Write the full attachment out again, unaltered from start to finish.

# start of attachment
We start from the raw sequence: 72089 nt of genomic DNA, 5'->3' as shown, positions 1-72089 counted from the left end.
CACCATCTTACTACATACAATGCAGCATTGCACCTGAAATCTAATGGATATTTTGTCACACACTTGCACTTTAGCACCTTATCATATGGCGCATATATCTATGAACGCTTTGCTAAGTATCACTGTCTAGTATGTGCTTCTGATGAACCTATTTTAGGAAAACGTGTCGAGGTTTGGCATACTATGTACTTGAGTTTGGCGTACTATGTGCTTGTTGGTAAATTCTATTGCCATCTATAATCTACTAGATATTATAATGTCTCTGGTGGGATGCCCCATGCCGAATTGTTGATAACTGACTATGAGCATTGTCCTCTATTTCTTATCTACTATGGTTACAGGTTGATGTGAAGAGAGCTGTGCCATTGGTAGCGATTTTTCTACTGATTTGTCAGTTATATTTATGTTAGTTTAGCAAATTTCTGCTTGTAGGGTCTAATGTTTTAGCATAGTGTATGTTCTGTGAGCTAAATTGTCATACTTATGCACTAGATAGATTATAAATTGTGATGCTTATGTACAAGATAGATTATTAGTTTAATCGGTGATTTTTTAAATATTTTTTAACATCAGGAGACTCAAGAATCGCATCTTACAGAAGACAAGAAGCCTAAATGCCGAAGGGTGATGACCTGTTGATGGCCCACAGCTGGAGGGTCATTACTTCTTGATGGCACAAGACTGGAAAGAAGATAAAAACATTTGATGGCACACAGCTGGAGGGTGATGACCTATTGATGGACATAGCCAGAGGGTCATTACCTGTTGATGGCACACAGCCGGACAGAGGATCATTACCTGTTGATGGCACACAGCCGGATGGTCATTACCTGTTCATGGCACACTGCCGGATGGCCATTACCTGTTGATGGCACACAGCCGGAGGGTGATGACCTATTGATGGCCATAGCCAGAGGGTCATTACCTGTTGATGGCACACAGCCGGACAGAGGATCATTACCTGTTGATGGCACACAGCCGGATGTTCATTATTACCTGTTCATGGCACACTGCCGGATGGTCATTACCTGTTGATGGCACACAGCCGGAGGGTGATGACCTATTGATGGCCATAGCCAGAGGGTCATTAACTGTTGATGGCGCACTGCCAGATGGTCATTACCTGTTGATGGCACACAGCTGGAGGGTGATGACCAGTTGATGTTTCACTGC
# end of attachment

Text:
We start from the raw sequence: 72089 nt of genomic DNA, 5'->3' as shown, positions 1-72089 counted from the left end.
CACCATCTTACTACATACAATGCAGCATTGCACCTGAAATCTAATGGATATTTTGTCACACACTTGCACTTTAGCACCTTATCATATGGCGCATATATCTATGAACGCTTTGCTAAGTATCACTGTCTAGTATGTGCTTCTGATGAACCTATTTTAGGAAAACGTGTCGAGGTTTGGCATACTATGTACTTGAGTTTGGCGTACTATGTGCTTGTTGGTAAATTCTATTGCCATCTATAATCTACTAGATATTATAATGTCTCTGGTGGGATGCCCCATGCCGAATTGTTGATAACTGACTATGAGCATTGTCCTCTATTTCTTATCTACTATGGTTACAGGTTGATGTGAAGAGAGCTGTGCCATTGGTAGCGATTTTTCTACTGATTTGTCAGTTATATTTATGTTAGTTTAGCAAATTTCTGCTTGTAGGGTCTAATGTTTTAGCATAGTGTATGTTCTGTGAGCTAAATTGTCATACTTATGCACTAGATAGATTATAAATTGTGATGCTTATGTACAAGATAGATTATTAGTTTAATCGGTGATTTTTTAAATATTTTTTAACATCAGGAGACTCAAGAATCGCATCTTACAGAAGACAAGAAGCCTAAATGCCGAAGGGTGATGACCTGTTGATGGCCCACAGCTGGAGGGTCATTACTTCTTGATGGCACAAGACTGGAAAGAAGATAAAAACATTTGATGGCACACAGCTGGAGGGTGATGACCTATTGATGGACATAGCCAGAGGGTCATTACCTGTTGATGGCACACAGCCGGACAGAGGATCATTACCTGTTGATGGCACACAGCCGGATGGTCATTACCTGTTCATGGCACACTGCCGGATGGCCATTACCTGTTGATGGCACACAGCCGGAGGGTGATGACCTATTGATGGCCATAGCCAGAGGGTCATTACCTGTTGATGGCACACAGCCGGACAGAGGATCATTACCTGTTGATGGCACACAGCCGGATGTTCATTATTACCTGTTCATGGCACACTGCCGGATGGTCATTACCTGTTGATGGCACACAGCCGGAGGGTGATGACCTATTGATGGCCATAGCCAGAGGGTCATTAACTGTTGATGGCGCACTGCCAGATGGTCATTACCTGTTGATGGCACACAGCTGGAGGGTGATGACCAGTTGATGTTTCACTGC